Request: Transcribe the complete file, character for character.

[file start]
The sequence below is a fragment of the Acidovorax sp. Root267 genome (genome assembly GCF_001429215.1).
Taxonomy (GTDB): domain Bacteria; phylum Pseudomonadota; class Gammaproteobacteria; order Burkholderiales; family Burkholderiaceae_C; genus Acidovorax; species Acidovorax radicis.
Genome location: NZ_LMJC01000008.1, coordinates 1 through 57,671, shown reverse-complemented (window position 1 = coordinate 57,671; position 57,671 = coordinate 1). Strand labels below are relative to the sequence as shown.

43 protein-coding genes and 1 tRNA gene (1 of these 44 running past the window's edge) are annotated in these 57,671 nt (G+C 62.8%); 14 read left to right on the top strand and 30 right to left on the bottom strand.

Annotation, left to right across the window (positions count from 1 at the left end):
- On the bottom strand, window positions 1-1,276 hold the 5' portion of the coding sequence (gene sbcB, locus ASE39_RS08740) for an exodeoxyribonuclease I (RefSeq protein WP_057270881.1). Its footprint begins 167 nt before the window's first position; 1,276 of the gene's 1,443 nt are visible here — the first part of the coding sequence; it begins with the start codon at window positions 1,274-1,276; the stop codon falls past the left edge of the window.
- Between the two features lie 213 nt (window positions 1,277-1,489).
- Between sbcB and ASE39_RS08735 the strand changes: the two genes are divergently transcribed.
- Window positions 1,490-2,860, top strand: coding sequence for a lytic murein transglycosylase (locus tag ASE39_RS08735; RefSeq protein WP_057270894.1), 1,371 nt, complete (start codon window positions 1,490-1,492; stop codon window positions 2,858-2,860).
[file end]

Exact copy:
The sequence below is a fragment of the Acidovorax sp. Root267 genome (genome assembly GCF_001429215.1).
Taxonomy (GTDB): domain Bacteria; phylum Pseudomonadota; class Gammaproteobacteria; order Burkholderiales; family Burkholderiaceae_C; genus Acidovorax; species Acidovorax radicis.
Genome location: NZ_LMJC01000008.1, coordinates 1 through 57,671, shown reverse-complemented (window position 1 = coordinate 57,671; position 57,671 = coordinate 1). Strand labels below are relative to the sequence as shown.

43 protein-coding genes and 1 tRNA gene (1 of these 44 running past the window's edge) are annotated in these 57,671 nt (G+C 62.8%); 14 read left to right on the top strand and 30 right to left on the bottom strand.

Annotation, left to right across the window (positions count from 1 at the left end):
- On the bottom strand, window positions 1-1,276 hold the 5' portion of the coding sequence (gene sbcB, locus ASE39_RS08740) for an exodeoxyribonuclease I (RefSeq protein WP_057270881.1). Its footprint begins 167 nt before the window's first position; 1,276 of the gene's 1,443 nt are visible here — the first part of the coding sequence; it begins with the start codon at window positions 1,274-1,276; the stop codon falls past the left edge of the window.
- Between the two features lie 213 nt (window positions 1,277-1,489).
- Between sbcB and ASE39_RS08735 the strand changes: the two genes are divergently transcribed.
- Window positions 1,490-2,860, top strand: coding sequence for a lytic murein transglycosylase (locus tag ASE39_RS08735; RefSeq protein WP_057270894.1), 1,371 nt, complete (start codon window positions 1,490-1,492; stop codon window positions 2,858-2,860).